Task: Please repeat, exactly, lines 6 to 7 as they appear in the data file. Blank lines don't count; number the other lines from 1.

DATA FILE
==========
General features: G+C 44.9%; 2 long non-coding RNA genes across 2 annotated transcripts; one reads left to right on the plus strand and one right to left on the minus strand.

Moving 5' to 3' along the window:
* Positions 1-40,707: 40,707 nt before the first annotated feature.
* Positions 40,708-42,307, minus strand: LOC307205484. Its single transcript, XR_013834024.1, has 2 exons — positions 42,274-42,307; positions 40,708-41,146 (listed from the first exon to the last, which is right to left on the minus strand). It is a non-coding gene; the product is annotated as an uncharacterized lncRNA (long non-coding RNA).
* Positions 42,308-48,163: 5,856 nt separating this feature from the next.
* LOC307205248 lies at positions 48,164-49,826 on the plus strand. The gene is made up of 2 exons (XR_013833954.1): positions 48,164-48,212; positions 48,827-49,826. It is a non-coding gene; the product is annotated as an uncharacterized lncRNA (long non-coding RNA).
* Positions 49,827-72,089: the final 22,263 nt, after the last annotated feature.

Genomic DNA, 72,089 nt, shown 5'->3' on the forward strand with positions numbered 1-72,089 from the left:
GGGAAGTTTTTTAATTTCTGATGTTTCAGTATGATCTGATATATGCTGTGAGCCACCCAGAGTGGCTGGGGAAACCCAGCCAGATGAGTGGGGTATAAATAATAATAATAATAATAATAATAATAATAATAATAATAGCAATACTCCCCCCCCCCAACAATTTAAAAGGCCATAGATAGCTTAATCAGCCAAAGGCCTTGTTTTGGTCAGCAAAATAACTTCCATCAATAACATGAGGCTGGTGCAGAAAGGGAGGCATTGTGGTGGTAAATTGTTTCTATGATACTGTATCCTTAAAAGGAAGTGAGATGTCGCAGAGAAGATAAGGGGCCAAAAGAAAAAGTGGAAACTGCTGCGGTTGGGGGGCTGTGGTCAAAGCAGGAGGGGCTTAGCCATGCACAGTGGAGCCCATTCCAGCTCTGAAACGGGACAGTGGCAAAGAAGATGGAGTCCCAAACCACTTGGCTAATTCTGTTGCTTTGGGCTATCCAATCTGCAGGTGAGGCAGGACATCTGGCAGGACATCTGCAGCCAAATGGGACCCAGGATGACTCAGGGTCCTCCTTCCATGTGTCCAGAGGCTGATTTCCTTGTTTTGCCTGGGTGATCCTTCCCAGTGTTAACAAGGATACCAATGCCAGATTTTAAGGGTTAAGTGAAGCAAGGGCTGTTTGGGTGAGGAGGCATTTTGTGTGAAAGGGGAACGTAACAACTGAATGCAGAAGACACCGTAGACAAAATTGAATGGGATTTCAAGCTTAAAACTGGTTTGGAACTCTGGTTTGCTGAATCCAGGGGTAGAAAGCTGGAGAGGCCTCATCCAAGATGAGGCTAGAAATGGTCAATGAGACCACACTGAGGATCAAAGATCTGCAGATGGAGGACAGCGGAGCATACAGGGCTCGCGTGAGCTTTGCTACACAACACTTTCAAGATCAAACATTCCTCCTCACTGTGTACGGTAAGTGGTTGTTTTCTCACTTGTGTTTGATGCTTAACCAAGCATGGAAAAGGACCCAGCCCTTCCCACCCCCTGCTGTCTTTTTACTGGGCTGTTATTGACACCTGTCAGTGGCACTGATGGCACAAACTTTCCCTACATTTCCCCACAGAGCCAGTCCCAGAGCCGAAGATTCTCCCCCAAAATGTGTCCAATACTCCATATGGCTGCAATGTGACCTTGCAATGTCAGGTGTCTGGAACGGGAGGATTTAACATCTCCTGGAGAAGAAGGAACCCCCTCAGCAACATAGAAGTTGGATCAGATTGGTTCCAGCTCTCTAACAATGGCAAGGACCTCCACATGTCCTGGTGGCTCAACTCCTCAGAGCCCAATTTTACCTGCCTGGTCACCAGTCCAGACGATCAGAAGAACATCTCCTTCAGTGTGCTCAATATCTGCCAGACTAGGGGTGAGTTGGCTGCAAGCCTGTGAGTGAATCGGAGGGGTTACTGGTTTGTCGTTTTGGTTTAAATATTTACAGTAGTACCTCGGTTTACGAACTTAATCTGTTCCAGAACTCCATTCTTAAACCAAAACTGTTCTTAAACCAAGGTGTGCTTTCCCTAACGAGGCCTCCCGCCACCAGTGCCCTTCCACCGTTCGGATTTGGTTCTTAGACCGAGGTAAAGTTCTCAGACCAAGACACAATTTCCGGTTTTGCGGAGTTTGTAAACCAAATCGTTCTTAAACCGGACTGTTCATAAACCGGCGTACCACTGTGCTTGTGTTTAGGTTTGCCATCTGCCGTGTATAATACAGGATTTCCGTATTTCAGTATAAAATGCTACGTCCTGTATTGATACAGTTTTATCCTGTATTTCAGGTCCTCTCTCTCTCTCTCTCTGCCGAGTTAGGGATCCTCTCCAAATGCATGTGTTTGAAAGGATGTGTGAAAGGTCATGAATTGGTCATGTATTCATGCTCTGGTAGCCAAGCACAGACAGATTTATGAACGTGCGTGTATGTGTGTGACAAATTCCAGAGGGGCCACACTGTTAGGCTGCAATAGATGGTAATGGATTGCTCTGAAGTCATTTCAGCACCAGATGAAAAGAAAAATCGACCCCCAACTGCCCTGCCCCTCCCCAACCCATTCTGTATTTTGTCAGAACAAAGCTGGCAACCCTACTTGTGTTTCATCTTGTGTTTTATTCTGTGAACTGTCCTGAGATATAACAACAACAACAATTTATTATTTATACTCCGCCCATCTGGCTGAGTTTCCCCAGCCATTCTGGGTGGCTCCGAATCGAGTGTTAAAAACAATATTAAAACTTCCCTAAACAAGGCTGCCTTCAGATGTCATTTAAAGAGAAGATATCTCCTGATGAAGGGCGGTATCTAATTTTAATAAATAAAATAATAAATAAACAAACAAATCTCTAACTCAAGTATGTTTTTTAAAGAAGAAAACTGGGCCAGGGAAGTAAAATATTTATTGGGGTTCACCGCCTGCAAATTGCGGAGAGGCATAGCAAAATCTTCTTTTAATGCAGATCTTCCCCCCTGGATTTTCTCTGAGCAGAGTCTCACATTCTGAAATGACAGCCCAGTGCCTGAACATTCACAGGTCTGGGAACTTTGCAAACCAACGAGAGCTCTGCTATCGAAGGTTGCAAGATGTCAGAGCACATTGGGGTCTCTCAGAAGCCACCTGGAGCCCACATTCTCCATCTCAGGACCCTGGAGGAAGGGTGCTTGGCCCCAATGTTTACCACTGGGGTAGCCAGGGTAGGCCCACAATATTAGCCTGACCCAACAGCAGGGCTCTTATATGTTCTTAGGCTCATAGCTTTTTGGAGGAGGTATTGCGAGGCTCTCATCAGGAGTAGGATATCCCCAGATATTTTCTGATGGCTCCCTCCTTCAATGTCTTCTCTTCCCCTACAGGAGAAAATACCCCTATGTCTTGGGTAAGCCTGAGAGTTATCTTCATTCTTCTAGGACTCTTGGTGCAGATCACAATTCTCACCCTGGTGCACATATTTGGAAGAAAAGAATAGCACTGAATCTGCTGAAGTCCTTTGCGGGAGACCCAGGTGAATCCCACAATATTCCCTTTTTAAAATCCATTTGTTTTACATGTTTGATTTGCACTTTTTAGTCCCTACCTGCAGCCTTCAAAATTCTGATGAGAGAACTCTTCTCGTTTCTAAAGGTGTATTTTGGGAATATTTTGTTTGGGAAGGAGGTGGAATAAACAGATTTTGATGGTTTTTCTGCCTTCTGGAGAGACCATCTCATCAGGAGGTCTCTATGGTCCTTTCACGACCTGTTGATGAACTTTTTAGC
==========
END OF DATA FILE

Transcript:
* LOC307205248 lies at positions 48,164-49,826 on the plus strand. The gene is made up of 2 exons (XR_013833954.1): positions 48,164-48,212; positions 48,827-49,826. It is a non-coding gene; the product is annotated as an uncharacterized lncRNA (long non-coding RNA).
* Positions 49,827-72,089: the final 22,263 nt, after the last annotated feature.